5. Remember trivia. There are a lot of different ways this could materialize. In its most complex form, companies like Neuralink are working to build a direct machine to brain interface that would allow humans access to everything in the digital world instantly. That’s an incredibly complex task given how laughably little we understand about the human brain. A more likely solution is a progression of augmented reality and digital assistants. Siri, Google, and Alexa are investing vast amounts of money and effort to better predict your needs and answer your questions. While the interface today is mostly a speaker on your phone or in your house, we will see over the next five years migration to augmented audio through headphones and augmented vision through glasses or contact lenses. During the next generation, facts, like who invented the cotton gin, will not be necessary to learn in school because they are readily available at any time. Instead, education will redirect to accessing and processing information.
6. See kids die from cancer, malaria, or starvation. Of the top ten, this is the biggest dream on the list. It’s embarrassing that we can’t fix a problem like starvation. Look at the other items on this list, and it’s hard to believe we are struggling to get food to everyone who needs it. Malnutrition goes hand in hand with this problem and is a rampant problem throughout the world. Obesity is a worldwide epidemic, and this is not just the fault of the people who eat. We need to do better with food.
Efforts to eliminate Malaria are making significant progress through various mechanisms. Vector control (i.e., killing all of the mosquitoes) is my personal favorite, but vaccination, chemical treatment, and bed nets are all effective measures in reducing the burden of this disease. Shout out to the Gates Foundation for their considerable work in this area.
Childhood cancers seem like the hardest nut to crack. We’ve made tremendous strides in some forms of cancer, and I hope that through advanced genetic research and genome editing we will be able to finish off this disease once and for all.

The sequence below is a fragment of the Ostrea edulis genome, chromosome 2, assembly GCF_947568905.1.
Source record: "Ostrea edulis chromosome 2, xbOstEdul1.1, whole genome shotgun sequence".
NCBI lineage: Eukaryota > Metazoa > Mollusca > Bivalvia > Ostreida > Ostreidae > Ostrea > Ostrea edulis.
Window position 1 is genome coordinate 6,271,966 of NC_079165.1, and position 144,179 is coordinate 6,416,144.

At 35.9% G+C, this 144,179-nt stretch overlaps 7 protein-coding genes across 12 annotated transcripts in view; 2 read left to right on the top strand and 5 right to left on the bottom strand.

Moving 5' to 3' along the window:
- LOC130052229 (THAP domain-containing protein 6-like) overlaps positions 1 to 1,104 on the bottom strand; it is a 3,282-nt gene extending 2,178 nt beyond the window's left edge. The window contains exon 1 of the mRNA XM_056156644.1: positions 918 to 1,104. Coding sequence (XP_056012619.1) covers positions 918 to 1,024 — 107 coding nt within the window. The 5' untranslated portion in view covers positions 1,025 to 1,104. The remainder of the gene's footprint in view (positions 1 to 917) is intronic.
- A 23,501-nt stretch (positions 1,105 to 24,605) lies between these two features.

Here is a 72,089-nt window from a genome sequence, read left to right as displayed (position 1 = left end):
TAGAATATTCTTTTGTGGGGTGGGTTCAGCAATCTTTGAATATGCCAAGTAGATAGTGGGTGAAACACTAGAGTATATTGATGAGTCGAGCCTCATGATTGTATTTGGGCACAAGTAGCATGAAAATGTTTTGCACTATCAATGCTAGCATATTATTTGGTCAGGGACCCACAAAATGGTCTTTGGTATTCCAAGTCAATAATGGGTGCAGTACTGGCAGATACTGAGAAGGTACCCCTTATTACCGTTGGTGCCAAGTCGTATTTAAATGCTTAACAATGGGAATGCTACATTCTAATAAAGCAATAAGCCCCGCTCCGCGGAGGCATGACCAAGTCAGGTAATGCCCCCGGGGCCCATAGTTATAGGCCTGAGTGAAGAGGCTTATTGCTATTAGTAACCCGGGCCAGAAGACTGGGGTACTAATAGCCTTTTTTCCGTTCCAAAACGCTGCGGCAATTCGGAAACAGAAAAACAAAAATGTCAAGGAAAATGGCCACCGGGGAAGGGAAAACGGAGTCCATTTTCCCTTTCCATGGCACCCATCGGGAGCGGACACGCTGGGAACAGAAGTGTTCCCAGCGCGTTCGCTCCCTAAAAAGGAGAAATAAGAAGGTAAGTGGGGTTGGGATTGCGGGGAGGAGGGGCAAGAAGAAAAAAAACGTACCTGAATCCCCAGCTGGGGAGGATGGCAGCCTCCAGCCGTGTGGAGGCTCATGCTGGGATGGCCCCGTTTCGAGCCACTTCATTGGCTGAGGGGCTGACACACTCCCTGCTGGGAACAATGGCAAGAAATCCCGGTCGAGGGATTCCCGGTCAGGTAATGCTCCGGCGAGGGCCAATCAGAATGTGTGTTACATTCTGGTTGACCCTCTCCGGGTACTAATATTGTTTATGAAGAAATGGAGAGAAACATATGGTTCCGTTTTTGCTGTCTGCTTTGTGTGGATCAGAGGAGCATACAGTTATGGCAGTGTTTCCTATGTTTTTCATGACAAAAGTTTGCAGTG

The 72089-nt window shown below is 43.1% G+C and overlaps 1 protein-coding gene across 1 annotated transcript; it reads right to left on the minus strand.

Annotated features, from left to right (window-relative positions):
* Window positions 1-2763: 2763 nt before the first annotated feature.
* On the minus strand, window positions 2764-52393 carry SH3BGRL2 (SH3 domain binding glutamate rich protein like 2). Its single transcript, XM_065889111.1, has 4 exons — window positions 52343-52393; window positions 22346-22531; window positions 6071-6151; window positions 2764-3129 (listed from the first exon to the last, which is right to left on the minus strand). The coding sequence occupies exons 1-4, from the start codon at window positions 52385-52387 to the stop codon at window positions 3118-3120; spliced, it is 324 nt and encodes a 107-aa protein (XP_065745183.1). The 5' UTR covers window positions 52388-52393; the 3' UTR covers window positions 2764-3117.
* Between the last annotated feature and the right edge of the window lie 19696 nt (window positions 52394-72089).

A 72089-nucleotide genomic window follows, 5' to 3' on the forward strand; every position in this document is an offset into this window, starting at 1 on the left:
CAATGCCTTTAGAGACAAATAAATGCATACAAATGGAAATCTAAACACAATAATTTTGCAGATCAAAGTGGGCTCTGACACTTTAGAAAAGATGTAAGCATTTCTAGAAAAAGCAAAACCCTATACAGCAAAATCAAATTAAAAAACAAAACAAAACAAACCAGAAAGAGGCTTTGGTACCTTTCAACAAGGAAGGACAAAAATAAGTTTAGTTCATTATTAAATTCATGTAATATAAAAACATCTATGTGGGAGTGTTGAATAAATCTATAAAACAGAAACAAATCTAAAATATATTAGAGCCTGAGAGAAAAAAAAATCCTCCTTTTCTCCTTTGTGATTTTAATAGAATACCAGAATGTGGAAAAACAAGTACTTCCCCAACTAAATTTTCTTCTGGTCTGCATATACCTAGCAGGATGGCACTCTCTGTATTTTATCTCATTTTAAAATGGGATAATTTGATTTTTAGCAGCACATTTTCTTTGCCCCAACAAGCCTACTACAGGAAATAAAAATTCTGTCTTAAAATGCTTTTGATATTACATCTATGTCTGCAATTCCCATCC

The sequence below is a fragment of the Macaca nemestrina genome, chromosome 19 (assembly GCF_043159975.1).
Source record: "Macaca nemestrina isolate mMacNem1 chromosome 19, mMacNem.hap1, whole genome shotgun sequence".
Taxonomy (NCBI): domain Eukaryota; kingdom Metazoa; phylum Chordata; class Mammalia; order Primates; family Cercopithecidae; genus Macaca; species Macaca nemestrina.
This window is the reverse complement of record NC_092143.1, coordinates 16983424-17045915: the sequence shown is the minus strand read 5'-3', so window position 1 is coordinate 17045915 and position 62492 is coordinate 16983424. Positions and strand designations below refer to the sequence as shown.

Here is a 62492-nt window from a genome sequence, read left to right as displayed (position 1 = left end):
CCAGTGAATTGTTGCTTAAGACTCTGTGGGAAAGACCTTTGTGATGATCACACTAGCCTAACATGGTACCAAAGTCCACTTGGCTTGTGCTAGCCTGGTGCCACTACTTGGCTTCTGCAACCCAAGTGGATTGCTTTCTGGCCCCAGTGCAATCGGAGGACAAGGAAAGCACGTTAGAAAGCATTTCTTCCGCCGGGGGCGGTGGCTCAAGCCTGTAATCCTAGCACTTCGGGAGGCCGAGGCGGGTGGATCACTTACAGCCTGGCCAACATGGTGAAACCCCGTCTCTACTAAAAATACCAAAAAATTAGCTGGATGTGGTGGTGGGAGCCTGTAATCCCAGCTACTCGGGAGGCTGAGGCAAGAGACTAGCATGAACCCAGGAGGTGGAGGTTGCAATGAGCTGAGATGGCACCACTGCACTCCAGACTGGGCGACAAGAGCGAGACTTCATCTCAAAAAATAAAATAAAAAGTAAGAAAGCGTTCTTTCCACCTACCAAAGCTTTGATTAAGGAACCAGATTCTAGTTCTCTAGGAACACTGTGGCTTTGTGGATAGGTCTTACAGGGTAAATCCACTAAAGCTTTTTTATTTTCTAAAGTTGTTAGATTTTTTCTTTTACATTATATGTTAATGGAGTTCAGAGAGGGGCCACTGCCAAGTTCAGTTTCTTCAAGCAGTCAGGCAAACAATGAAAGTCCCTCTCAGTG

7. Work a position they don’t like. People generally choose what job they go to every day. I hope that my kids understand their power in this decision and make a choice to be happy in work and life. A familiar refrain is that each person needs to find a work/life balance in their time. The fact is, your work is part of your life and should enrich you. Similarly, if you are not bringing your life to your work, the people you are working with are missing out on the best part of you. You are not too different people, so trying to separate them will cause anxiety and not relief.
8. Be limited by their environment. How amazing is it that we live in a world that is so mobile? It’s possible to communicate with people around the world easily and quickly. Similarly, there is almost no border they can’t cross or place they can’t go. Today’s connected world is different from any generation before it and will make us a better civilization. The next generation will learn from cultures previous generations never experienced and will gain inspiration from places others have never been.
9. Be afraid to speak what they feel. The hashtag #fakenews has done a lot in the last two years. While it has undoubtedly given a platform to some people with questionable motivations, it has also given rise to the ability for everyone to question what they hear and what they choose to believe. At the very least it has given people the freedom to decide what is important to us. Over the next generation, facts will become even more available without the filter of any media source. Through this process, we’ll watch as people begin to communicate what is important to us as humans. The #metoo movement is an excellent reflection of this assertion of values and will only expand as everyone has their voice heard.
10. Have top 10 lists define them. As awesome as lists are, reading “10 ways to find happiness” or “how to be a better person” is not going to fix anyone’s life. My generation made these lists popular, so hopefully the next can do a better job of finding ways to find satisfaction internally.